With these trained models, the cameras can stream video data into the appliance using the real-time streaming protocol (RTSP). You can then use AutoML inference to analyze the real-time video streaming data. 

For example, in this reference architecture, if an individual comes too close to the fork lift, a function is triggered by the microservices running on the edge appliance that pushes a notification either to a messaging service, or to an enterprise resource planning tool. This alerts factory managers to factory floor hazards in real time so they can take corrective action.

You can also review messages and videos later on for preventive planning purposes, or push streamed videos to Cloud Storage for archive, to use the appliance’s storage space more efficiently.

Data transfers to Google Cloud can be done over Google Cloud DedicatedInterconnect, or VPN between the region and your site. This connectivity also allows you to send the appliance’s control-plane network traffic to the region.

You could also use the reference architecture in figure 2 for a product anomaly detection solution running off a Google Distributed Cloud Edge Appliance on a factory floor or manufacturing line. In this instance, machine learning models are trained to detect anomalies on finished products before final packaging. 


In the retail industry, the Google Distributed Cloud Edge Appliance reference architecture in Figure 2 enables a number of transformative capabilities for retail operations, including:

contactless checkout

product scans


cashierless checkout

unattended retail shops

visual check-out monitoring

It does all this within a retailer’s facilities with the low latency and high throughput you need to process data locally, so you can obtain actionable insights from your data.

Or, you could use Google Distributed Cloud Edge Appliance at the edge to overhaul store management operations, for example, monitoring store occupancy, queue depth and wait times, detecting slips and falls and out-of-stock items, or monitoring inventory compliance.


Advanced Driver Assistance Systems (ADAS) are becoming standard in modern automobiles. To successfully build and roll out continued improvements around ADAS, the automotive industry continues to run extensive tests on ADAS systems that are built into the vehicles they manufacture. Automotive companies can use Google Distributed Cloud Edge Appliance to modernize and transform how they collect data for the ADAS systems they’re developing. For example, test vehicles contain several different sensors that generate data, which can be quickly offloaded to an in-vehicle edge appliance.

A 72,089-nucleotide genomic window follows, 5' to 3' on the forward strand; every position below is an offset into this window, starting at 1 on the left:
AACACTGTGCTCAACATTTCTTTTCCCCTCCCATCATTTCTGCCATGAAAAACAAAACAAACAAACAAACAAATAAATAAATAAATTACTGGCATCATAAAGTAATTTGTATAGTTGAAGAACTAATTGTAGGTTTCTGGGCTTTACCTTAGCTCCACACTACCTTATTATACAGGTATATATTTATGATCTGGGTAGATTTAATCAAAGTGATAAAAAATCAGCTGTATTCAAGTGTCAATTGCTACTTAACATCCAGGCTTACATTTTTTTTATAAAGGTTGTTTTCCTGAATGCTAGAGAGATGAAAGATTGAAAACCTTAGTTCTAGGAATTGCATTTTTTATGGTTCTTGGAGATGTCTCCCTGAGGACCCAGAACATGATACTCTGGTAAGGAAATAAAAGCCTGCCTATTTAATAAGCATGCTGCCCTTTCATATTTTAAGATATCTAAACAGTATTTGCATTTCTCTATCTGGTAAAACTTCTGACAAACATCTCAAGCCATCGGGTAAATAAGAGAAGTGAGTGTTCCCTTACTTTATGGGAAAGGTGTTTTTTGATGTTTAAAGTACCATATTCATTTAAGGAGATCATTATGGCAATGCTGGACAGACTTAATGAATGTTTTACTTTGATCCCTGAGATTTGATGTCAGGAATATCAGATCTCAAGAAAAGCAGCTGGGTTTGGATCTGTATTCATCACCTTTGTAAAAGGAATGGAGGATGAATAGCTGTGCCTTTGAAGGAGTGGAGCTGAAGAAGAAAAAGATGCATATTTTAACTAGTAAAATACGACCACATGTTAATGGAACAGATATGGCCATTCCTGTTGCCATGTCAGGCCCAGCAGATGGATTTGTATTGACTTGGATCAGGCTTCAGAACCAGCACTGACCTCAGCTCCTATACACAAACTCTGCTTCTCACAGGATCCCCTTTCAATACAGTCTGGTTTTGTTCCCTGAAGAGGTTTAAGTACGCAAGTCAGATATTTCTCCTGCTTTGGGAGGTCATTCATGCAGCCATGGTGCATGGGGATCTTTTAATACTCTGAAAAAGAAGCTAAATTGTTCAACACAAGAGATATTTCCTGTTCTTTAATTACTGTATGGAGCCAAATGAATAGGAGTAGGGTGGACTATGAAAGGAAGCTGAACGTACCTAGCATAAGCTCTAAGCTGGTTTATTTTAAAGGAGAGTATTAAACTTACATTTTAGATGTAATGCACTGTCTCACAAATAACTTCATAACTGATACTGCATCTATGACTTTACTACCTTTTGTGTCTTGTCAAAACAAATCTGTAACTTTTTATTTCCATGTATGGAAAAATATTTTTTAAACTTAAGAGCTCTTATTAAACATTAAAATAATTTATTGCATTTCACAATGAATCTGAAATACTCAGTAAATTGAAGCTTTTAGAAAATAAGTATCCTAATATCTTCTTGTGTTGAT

Then, within the appliance, you can deploy containerized workloads to transform sensor data, infer videos and images and detect events. This alleviates the need for operators to label all events and allows development teams to quickly gather insights from the tests.

If you want to focus on a subset of information, you can transfer specific data or the entire data payload into Transfer Appliances when vehicles return to the development center. All these systems, i.e., transfer appliances and edge appliances, work in tandem to reduce local system administration and operational costs through a cloud-based control plane. 

This approach allows you to deploy, track, monitor and configure services that are running in data centers or at edge locations from the cloud. From the factories, the data can be moved offline or online into Google Cloud where you can use different storage classes and processing capabilities to further process or store the data. You can also deploy newly trained models and business rules back to the edge appliances. In all this, data transfers between the cloud and the appliance are performed using end-to-end encryption, to give you control over your data.

Figure 3 – ADAS implementation with a Google Distributed Cloud Edge Appliance

The reference architecture in Figure 3 shows an ADAS implementation where Google Distributed Cloud Edge Appliance is being used to gather, process and transform data at the edge in the automotive industry. It could also be applied to data capture and processing use cases in manned and unmanned vehicles. Notice how the Distributed Edge Appliance extends to the cloud by sending data there, or using other cloud-based services.

We’re just getting started

These are just a few of the use cases where organizations in the manufacturing, retail and automotive industries are using Google Distributed Cloud Edge Appliance with modern and containerized applications that are powered by Google Cloud. If you’re interested in bringing the power of Google Cloud to the edge using Google Distributed Cloud Edge Appliances to transform your business, reach out to us or any of our accredited partners.

Cloud BlogRead More



Please enter your comment!
Please enter your name here

Most Popular

Recent Comments